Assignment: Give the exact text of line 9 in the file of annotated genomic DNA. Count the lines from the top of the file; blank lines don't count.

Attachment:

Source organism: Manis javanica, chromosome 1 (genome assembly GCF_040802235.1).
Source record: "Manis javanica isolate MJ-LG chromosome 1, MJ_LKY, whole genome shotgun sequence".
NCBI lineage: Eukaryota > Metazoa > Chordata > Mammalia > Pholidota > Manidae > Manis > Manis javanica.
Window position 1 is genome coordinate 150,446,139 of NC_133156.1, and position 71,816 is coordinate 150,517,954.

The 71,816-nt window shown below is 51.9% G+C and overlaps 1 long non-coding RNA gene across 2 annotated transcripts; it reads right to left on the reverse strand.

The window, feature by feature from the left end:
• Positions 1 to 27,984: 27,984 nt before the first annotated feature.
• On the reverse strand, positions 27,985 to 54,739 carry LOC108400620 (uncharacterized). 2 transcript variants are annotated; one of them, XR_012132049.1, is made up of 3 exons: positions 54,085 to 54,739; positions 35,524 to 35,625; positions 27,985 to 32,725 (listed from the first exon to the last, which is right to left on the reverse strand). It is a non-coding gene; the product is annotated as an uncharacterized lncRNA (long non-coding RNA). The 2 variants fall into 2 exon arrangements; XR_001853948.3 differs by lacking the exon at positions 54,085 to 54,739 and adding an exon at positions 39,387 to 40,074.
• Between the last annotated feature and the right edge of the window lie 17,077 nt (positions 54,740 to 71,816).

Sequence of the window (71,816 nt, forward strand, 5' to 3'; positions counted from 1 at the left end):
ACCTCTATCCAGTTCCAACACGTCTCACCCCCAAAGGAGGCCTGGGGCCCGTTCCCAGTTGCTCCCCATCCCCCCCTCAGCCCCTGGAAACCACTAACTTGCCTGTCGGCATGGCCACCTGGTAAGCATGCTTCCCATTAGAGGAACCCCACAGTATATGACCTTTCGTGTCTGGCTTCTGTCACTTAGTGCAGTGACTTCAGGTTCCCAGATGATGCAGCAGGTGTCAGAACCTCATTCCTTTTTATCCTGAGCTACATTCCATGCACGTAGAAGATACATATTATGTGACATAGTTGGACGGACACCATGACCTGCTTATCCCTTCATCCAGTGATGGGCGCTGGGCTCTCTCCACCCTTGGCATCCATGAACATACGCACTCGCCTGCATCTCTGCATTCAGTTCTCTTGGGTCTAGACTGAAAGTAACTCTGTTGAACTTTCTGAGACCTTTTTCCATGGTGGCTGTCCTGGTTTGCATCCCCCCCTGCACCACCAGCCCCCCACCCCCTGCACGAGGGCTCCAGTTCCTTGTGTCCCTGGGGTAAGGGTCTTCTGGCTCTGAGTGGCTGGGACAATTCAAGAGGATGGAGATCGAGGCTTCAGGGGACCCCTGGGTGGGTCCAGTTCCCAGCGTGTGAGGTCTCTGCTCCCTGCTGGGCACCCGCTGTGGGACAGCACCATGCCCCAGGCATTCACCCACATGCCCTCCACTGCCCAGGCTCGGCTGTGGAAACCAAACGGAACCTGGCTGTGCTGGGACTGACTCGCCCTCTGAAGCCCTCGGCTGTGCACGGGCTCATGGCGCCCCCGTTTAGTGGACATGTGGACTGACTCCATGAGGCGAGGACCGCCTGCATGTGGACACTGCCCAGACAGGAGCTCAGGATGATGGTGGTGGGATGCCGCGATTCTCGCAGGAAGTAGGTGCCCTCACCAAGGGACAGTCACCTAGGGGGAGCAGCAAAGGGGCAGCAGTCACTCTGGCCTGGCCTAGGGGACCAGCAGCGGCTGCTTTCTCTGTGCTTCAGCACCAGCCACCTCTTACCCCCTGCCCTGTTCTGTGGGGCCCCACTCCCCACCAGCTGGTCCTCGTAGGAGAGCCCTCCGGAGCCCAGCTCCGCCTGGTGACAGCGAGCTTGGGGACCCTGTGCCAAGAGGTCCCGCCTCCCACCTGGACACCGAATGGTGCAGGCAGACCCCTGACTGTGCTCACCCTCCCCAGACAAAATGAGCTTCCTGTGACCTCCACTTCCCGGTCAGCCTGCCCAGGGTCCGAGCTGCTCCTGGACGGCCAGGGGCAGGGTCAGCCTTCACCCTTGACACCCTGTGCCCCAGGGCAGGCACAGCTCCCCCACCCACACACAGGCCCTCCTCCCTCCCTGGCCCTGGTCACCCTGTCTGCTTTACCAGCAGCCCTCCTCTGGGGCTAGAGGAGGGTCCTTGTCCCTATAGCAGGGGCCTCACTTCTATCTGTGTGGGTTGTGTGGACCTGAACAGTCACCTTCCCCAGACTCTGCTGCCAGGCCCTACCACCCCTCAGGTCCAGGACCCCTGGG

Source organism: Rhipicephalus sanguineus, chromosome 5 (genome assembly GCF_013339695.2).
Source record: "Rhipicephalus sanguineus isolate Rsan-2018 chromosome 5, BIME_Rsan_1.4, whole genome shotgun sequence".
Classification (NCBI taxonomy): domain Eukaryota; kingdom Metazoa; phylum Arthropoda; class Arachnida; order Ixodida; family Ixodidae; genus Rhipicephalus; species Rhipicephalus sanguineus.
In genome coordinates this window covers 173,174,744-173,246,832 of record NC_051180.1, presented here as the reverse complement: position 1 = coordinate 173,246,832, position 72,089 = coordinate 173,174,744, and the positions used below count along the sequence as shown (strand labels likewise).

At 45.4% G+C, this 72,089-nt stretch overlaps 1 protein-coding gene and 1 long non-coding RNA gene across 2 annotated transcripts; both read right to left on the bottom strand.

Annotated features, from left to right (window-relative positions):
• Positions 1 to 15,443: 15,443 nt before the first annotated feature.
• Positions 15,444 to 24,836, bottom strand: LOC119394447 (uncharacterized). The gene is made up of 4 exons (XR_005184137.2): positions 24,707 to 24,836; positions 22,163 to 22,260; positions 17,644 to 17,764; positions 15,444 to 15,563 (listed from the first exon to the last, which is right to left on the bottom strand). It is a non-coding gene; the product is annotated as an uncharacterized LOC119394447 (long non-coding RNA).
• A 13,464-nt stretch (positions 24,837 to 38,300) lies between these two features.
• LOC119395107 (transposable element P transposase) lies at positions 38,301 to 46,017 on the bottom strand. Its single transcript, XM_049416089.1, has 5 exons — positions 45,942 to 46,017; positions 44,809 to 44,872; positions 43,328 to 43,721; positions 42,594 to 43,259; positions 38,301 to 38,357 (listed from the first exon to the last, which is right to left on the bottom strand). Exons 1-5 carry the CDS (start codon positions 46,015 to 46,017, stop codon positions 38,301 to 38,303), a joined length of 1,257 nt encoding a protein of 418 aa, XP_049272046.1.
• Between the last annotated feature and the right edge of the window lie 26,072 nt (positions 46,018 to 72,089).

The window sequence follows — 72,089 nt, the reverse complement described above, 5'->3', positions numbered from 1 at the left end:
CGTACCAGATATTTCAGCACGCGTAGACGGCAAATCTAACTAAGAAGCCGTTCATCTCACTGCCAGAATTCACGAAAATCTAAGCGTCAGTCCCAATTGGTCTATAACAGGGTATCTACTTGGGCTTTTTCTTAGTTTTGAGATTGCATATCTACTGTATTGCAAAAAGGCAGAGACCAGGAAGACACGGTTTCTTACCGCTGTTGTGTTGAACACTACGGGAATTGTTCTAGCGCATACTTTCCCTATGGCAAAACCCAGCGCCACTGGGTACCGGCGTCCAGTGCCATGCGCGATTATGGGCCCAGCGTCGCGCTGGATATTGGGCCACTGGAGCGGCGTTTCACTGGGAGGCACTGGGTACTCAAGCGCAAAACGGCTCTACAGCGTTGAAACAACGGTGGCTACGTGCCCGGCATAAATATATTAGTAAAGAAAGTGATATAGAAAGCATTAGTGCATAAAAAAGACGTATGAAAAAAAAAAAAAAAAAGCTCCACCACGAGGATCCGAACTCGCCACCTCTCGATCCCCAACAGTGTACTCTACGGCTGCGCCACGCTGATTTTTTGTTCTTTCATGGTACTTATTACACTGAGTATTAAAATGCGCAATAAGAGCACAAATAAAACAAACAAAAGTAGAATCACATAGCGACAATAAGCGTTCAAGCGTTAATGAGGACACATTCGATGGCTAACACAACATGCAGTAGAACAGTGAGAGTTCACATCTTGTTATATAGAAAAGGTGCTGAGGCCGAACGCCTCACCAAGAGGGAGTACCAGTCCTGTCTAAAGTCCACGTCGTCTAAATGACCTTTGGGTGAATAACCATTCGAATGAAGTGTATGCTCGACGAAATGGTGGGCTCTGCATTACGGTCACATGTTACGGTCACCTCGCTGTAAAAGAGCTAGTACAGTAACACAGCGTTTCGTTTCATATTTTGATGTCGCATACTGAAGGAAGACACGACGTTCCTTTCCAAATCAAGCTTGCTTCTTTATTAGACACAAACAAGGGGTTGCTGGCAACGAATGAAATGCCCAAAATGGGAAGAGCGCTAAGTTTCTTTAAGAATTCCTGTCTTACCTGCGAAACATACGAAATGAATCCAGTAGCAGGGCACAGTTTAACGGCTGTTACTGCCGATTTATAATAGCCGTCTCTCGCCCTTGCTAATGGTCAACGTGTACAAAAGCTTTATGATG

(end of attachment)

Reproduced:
• Between the last annotated feature and the right edge of the window lie 17,077 nt (positions 54,740 to 71,816).